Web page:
As a general matter – and as Barr asserts – grand jury materials must be kept secret by law enforcement. But that is only a starting point. The Federal Rules of Criminal Procedure permit the courts to authorize disclosure of grand jury materials in some circumstances, and, in 1998, Independent Counsel Kenneth Starr sought and obtained such authorization, which enabled him to include grand jury materials in his report to Congress on President Bill Clinton.
Last week, House Judiciary Chair Jerrold Nadler obtained authorization for a congressional subpoena, calling for the full Mueller report, including grand jury materials. (Ironically – or perhaps predictably, given the nature of politicians – Nadler took a different position when a President from his own party was under fire in 1998). Nadler offered to work with Barr to seek court authorization to release grand jury materials, but Barr testified in Congress this week that he would not petition the courts and would leave it to Nadler to bring a legal challenge to obtain any redacted information.
During his confirmation hearing, Barr vowed to seek “as much transparency as possible” regarding Mueller’s report. Thus far, he has broken that promise. Barr has options at his disposal to disclose grand jury materials – yet he will not even try to use them.
Michael, West Virginia: What are the legal hurdles that House Democrats must clear to get their hands on Trump’s tax returns?
House Democrats may have found a silver bullet to obtain Trump’s tax returns. Using an obscure provision of the IRS code, Rep. Richard Neal, Chair of the House Ways and Means Committee, has filed a formal request with the IRS for Trump’s federal tax returns from 2013 through 2018. On its face, the statute squarely supports Neal’s request: it provides that “upon written request,” the IRS “shall furnish” the committee with any requested tax return. Legally and colloquially, “shall” means “must,” and permits no variation (in contrast to other laws that provide that a person “may” do something or “has authority” to do something, which are discretionary).
The Trump administration has argued that Neal’s request is without precedent. Of course, the issue is unprecedented largely because every president dating back to Nixon has voluntarily produced his tax returns. In any event, it hardly matters whether the statute has been used before, given its unambiguous “shall furnish” language.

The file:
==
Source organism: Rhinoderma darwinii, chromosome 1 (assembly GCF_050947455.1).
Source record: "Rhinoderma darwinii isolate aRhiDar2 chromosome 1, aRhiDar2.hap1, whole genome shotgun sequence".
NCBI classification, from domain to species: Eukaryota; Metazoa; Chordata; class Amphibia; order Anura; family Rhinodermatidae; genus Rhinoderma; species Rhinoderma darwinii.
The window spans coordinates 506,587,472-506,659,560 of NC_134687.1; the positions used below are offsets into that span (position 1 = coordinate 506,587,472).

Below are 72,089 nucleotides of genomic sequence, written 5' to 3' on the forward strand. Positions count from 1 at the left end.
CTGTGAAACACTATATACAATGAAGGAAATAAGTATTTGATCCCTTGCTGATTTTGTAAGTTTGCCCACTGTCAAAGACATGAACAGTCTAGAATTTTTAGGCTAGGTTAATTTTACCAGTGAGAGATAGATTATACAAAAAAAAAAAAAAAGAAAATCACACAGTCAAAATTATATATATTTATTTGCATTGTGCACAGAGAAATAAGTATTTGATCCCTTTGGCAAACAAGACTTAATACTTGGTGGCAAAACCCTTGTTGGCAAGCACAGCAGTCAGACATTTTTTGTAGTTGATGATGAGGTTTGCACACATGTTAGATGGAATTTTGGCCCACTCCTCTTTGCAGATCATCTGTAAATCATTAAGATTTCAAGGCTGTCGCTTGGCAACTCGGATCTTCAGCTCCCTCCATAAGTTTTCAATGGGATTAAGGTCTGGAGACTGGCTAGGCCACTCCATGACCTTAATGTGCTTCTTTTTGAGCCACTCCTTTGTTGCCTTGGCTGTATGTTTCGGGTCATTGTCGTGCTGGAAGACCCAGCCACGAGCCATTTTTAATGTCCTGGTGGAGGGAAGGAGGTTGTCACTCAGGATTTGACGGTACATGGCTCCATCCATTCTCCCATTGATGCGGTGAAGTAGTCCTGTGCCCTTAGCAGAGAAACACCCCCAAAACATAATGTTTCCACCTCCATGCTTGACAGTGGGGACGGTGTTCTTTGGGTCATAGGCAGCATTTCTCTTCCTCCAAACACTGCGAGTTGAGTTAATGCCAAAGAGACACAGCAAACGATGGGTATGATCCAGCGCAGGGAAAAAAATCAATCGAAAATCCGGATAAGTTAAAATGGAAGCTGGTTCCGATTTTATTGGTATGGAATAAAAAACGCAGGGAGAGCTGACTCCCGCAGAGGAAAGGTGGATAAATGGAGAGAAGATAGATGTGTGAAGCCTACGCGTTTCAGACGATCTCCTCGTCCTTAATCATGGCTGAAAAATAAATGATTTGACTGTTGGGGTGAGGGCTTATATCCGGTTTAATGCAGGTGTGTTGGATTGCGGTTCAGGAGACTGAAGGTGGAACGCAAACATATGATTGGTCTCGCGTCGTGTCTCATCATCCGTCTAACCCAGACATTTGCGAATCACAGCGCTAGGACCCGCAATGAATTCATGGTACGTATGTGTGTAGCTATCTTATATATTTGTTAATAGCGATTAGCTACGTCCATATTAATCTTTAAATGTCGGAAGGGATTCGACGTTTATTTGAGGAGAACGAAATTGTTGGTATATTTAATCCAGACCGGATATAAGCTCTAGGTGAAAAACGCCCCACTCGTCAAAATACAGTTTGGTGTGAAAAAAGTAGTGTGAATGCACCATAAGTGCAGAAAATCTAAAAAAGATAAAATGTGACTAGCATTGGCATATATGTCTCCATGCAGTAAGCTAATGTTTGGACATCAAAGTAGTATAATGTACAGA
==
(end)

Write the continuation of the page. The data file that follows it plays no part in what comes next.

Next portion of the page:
White House Chief of Staff Mick Mulvaney has charged that Neal’s request is politically motivated. That may be true, but it is irrelevant legally. Meanwhile, another administration official boldly stated that “this is a hill and people would be willing to die on it,” but they may well end up dying (so to speak) in vain.
Cindy, New York: Regarding Mueller not subpoenaing Trump, is there a rule that if the defendant takes the Fifth, the prosecutor will be barred from subpoenaing the party?
Essentially, yes. The Fifth Amendment of the US Constitution provides that “(n)o person… shall be compelled in any criminal case to be a witness against himself.” Thus, every person – including the President – can avoid answering a subpoena by invoking the Fifth Amendment.
When that happens, the ball goes back to the prosecutor, who has two choices: either (1) accept the Fifth Amendment invocation and walk away, or (2) obtain immunity for the witness – meaning the witness must testify, but his own testimony cannot be used against him. Prosecutors grant immunity sparingly because under Department of Justice policy, immunized witnesses presumptively should not be prosecuted for the crimes about which they have testified.
So even if Mueller had subpoenaed Trump, Trump absolutely would have had the legal right to invoke the Fifth Amendment and avoid testifying. The problem for Trump would have been more political than legal. It cannot look good to the general public for the President of the United States to take the Fifth Amendment, and Trump himself once declared that “the mob takes the Fifth.” Because Mueller decided against a subpoena, however, Trump avoided this difficult decision.